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on 6 June 2017
How do you review a book that has been around for so long, been staged and on tv? I have recently reread this book for another project, and been overwhelmed by just how good it is, and how reluctant I was to finish it. My previous comments on it revolve largely around how long it took me to read it, how tricky it was to follow, and such like moans. It is still a long book, an undertaking to read, and requires a new mind set to appreciate the new view it offers of a time, place and people. Diana Athill wrote “I can’t think of anything since Middlemarch which so convincingly creates a world.” As Middlemarch is a favourite of mine for its creation of a time, place and people, I can completely understand what she means.
Wolf Hall is a book about Thomas Cromwell. It is told from his point of view, but not in the first person. This creates a narrative in which we see the world through Thomas’ eyes, be where he is, know something of what he knows, but we can also pull back and see him, asking questions of himself as he sorts out the lives of others. Thomas in this version is a ‘fixer’, the supreme pragmatist who does what has to be done to whoever needs sorting out. His memory is a blessing in this work, but a curse as he copes with the loss of his wife and daughters. The loss of his family haunts this book, as does his awareness of ghosts of the past, those who lived in a house before him, and Cardinal Wolsey’s enormous personality. He copes with the women of the court, Anne, Katherine, Mary and the others that serve them with caution and sometimes confusion, seeing them as another problem to solve as well as possible actors in his scenarios. King Henry is sometimes a child to be placated, an impossible, querulous dictator. Cromwell has his measure in this book, but remains under no illusions that he must proceed with caution to avoid potentially fatal confrontations.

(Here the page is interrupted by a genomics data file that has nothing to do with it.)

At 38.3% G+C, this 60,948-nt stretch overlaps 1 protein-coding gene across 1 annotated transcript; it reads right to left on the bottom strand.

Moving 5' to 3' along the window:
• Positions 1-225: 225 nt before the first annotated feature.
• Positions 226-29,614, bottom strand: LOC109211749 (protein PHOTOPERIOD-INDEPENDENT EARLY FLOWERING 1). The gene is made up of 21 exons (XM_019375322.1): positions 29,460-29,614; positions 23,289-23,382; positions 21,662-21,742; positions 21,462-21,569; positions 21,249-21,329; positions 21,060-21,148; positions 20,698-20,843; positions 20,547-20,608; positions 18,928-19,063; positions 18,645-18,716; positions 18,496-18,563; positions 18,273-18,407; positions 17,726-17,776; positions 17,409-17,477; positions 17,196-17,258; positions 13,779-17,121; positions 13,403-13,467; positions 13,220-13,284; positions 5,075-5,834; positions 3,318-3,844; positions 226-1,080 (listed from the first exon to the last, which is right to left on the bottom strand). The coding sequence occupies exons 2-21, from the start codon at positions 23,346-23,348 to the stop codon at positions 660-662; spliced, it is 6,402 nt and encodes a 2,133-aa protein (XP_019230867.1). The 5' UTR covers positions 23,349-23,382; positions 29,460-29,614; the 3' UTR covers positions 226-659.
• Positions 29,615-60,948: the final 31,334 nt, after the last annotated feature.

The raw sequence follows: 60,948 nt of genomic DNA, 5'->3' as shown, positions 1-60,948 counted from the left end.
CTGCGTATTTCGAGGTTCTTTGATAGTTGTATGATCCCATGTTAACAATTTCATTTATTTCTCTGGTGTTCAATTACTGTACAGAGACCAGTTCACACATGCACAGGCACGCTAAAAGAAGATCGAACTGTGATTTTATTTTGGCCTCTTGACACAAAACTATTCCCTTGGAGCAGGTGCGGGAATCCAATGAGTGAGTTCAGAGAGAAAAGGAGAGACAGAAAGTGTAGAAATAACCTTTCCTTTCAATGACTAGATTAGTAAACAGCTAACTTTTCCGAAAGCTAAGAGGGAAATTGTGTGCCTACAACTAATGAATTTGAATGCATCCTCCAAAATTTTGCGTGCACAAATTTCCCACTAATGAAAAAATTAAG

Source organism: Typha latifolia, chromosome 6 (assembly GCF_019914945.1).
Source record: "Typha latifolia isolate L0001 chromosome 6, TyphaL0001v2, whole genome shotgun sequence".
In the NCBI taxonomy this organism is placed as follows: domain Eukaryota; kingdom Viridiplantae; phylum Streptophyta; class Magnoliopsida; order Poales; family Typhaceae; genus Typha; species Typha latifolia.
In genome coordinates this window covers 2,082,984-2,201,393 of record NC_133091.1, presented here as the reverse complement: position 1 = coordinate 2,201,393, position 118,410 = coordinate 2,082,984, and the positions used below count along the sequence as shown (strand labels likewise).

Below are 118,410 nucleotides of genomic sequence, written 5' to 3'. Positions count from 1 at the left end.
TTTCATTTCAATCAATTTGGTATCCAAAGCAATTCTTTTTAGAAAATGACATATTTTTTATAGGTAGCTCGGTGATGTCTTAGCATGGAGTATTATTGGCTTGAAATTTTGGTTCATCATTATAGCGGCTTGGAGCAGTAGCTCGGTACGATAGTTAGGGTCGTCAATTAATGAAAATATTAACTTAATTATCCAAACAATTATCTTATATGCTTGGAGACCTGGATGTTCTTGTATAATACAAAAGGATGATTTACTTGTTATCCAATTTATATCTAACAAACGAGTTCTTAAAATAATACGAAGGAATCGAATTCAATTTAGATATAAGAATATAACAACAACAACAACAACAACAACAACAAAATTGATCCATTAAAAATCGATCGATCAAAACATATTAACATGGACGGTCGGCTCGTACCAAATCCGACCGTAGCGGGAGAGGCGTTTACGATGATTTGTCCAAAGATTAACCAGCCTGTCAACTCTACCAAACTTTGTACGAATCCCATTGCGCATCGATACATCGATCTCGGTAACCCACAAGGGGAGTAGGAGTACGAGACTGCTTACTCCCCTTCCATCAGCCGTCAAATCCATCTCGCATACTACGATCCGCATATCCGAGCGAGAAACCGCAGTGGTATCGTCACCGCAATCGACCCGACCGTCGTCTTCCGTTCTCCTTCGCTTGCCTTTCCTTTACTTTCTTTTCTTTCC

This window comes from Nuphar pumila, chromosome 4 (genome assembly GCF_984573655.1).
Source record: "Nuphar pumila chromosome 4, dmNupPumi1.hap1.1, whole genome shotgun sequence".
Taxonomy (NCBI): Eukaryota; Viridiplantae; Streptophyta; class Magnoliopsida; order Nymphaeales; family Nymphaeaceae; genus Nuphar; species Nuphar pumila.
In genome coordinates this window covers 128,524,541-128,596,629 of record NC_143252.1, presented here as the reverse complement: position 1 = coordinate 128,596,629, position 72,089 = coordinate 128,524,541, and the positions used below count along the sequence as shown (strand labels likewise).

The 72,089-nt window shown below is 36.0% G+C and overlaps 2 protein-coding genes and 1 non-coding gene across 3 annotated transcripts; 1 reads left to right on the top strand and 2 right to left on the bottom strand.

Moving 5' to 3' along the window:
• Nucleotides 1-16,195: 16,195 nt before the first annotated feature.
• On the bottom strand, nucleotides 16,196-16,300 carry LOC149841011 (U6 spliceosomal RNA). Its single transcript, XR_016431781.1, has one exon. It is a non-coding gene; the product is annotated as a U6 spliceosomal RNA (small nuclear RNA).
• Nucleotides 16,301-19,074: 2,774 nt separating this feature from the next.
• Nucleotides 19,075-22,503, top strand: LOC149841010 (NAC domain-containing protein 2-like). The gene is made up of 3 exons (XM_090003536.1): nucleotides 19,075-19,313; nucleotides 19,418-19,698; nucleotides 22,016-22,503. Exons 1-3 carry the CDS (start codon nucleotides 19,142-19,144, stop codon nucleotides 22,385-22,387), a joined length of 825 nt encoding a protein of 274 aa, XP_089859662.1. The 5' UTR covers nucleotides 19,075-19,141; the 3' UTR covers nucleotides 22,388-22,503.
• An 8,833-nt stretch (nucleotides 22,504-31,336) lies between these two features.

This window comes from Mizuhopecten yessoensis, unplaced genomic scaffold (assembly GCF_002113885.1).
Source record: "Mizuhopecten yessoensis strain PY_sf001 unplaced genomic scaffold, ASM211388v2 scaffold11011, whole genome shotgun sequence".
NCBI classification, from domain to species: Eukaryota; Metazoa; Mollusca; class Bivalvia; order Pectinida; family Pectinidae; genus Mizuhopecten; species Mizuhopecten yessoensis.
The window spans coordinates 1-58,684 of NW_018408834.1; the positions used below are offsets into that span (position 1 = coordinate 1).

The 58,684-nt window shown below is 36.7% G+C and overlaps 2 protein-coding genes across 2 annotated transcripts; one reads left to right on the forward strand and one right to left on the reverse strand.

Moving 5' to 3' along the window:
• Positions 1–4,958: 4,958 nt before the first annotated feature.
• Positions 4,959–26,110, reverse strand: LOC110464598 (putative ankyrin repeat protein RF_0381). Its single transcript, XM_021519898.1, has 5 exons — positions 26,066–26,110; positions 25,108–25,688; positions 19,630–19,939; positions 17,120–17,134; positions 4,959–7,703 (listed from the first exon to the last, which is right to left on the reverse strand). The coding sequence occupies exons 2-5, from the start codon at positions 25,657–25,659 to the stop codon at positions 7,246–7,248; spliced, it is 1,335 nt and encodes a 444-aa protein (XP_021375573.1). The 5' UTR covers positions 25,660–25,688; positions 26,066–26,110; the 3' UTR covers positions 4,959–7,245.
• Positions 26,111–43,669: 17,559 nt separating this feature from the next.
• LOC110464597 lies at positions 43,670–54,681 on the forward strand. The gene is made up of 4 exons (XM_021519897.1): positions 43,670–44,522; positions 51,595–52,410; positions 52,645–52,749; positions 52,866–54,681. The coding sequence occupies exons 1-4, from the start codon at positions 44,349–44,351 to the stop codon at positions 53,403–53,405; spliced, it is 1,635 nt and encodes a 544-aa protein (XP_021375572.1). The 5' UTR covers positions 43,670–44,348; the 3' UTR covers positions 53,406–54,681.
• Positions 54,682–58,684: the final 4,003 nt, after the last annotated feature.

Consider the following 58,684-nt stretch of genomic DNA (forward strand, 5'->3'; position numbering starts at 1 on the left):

This is not a perfect book. It takes its time to get anywhere, and sometimes gets bogged down under the weight of its constant thinking, reaction and action, plotting and planning. Yet it is a human book in its diverse progress, the tangents and confusions that we can understand. Life in this period could be and often was short and brutal, and this book shows us how and why. Mantel has said that she was keen to look at the events of Henry’s reign through other eyes than the wives, the King himself, the minor functionaries of court. Thomas Cromwell was the supreme fixer of problems and situations. This book shows you how and why, as well as the human thought processes behind his survival and success in a dangerous time.
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on 7 July 2017
I was sooo keen to read this - especially after watching the TV series, which I completely loved. For the most part, I wasn't disappointed. It's such a novel way of exploring Henry VIII's relationship with Anne Boleyn, not to mention the complex divorce proceedings that preceded it - through the eyes of Thomas Cromwell, the man partially responsible for orchestrating the whole thing.

Immediately, I was struck by Hilary Mantel's remarkable ability to capture life of that time - making it seem strangely familiar, despite the fact it was hundreds of years ago. She made it all seem so real, largely due to her richness of detail, not to mention expert knowledge of the era. The little notes of humour throughout are what really bring it to life - so often, history is treated with utmost seriousness, yet Mantel is absolutely correct - I'm sure people were cracking jokes and saying silly things in the Tudor era too!

The relationships were likewise beautifully illustrated, and the death of Cromwell's wife, genuinely moving. For me, this was one of the most impressive moments of the book, as Mantel captures grief so powerfully and yet so simply.